April 2012  
UpWrite Press Writing eTips

“Say all you have to say in the fewest possible words, or your reader will be sure to skip them; and in the plainest possible words, or he will certainly misunderstand them.”

—John Ruskin

Word Pair of the Month: regardless, irregardless

April fool! Irregardless is considered a nonstandard word, though it is commonly used in conversation. Regardless is the only correct choice here. As an adjective, it means “heedless or careless,” and as an adverb, “in spite of everything.”

Here’s one way to avoid sounding like an April fool if you ever catch yourself starting to say “irregardless.” Just stretch out the “ir” as if you were using an interjection or hesitating for a moment: The project was monstrous, stretching way past five o-clock, but I kept working—errr—regardless. Before long, using the correct word will become just another good habit.

April Writers’ Forum Question

This month’s forum is for readers who are or have been small-business owners. Please share with us either a mistake you made when starting up or something you know now and wish you had known then. Learning from others’ experience is an important benefit of being a community member.

Darcy Ames, of Newark, learned the hard way that enthusiasm is great, but in business, cash is king:

Boy, if I could give advice to someone starting out, it would be this: Be sure you have enough cash to survive a long time. When I began my clothing store, I was sure, with my high-end merchandise, that I would be profitable in three months, so I had only enough backup money for that time. Surprise! My cash ran out, and it took nearly two years before I was in the black. I ended up living in the back room because I couldn’t afford the rent on my apartment. But I didn’t give up on my dream, so my other piece of advice would be “Hang in there.” If you weather the hardships and keep working, you can make it.

Sometimes a great idea just needs the right niche, as Greg Harris of St. Louis learned:

I really thought the world was panting for handmade driftwood lamps and decorative items. Unfortunately, I hadn’t really looked into the market. Turns out that my target area—the landlocked Midwest, where I lived—doesn’t have a beach mentality. The lesson? Do your research and know your market. I finally got wise and concentrated on the mail-order end of the business, closing my store and advertising heavily in New England and along the Pacific coastline.

Susan Hansen of Dallas suggests you remember it’s a business, not a social outlet:

My biggest mistake was making everything too comfy and friendly for my workers. I kept the atmosphere at my boutique relaxed, and I never handed out real consequences for errors. Then, when I needed to establish some rules, my employees resented and ignored them. They came in late and left early or, even worse, chatted and ignored customers. It was hard to reverse that trend and establish the professionalism I should have asked for in the first place. My advice is to start out as a stickler and relax the reins only when everything is running smoothly.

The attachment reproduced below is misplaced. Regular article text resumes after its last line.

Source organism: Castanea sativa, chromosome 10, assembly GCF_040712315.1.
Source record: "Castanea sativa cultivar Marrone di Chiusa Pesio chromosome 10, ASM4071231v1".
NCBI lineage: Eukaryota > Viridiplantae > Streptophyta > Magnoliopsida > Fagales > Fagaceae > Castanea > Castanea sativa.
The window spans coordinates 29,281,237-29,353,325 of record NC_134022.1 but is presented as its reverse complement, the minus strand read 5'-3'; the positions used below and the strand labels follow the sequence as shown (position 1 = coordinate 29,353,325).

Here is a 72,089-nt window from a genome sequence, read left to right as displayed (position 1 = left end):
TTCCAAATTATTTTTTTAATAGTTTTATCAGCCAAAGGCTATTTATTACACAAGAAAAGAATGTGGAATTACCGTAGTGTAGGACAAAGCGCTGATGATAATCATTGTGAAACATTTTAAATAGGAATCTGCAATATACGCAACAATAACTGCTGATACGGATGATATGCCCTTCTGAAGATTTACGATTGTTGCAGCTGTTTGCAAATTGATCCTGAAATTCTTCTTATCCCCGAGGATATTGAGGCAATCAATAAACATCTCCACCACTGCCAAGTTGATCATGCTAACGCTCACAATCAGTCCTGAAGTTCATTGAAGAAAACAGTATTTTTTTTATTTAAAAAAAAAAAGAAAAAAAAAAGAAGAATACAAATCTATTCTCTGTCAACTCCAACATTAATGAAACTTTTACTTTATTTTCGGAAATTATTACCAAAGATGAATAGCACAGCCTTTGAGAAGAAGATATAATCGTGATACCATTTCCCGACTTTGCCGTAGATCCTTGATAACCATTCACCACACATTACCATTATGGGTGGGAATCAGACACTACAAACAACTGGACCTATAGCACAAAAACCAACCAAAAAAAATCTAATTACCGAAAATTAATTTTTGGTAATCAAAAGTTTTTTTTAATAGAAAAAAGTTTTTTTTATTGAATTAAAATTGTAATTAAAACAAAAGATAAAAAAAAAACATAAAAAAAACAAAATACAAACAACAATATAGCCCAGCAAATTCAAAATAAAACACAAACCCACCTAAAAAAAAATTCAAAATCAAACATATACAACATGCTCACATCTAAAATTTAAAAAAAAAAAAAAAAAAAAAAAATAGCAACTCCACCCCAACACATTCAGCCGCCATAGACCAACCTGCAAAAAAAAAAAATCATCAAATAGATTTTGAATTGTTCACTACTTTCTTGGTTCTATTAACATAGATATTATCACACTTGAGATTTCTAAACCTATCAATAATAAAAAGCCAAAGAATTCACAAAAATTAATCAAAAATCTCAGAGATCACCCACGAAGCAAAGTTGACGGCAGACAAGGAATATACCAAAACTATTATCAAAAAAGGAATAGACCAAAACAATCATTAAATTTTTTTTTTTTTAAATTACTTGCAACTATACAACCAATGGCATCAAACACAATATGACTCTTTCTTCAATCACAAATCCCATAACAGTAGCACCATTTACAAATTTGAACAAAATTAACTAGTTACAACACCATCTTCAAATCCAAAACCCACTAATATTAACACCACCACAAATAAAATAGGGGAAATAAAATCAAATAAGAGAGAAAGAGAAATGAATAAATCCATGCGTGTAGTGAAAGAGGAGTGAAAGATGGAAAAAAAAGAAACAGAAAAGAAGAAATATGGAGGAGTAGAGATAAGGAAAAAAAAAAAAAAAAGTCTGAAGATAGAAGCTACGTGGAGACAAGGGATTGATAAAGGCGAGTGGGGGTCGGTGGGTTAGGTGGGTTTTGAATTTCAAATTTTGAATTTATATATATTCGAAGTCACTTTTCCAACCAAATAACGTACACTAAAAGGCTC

Another lesson? Do the part you know and outsource the rest. At least that’s what Brian Yu of San Francisco learned:

My biggest problem was that I simply didn’t know anything about business. I opened a restaurant because I was a terrific chef, but I had no background in marketing or accounting, and my finances became hopelessly tangled. I finally got matched up with a brilliant business partner, so I could concentrate on the food. My advice would be to either take a few business courses, or hire someone to handle that end of it for you.

Lani Goldman of Santa Monica found that sometimes less is more:

My biggest mistake was thinking I had to start with a bang. When I opened my restaurant, I mortgaged my house, rented the most expensive place in town, hired a big staff, and spent a fortune on décor and business cards. It took me forever to actually get the place going and make some money. My advice? Start small. Save your money. Focus on the areas that really count—quality merchandise and advertising.

A Final Thought

What are your surroundings like at work? Try making your world a little more pleasant by bringing in a few personal mementos and photos. Then, when you’re tired, let your brain click on the picture of your family on vacation or some other happy memory. You can be refreshed and encouraged within moments, ready to get back to work with your mood positively anchored.

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Writing the Sales Letter

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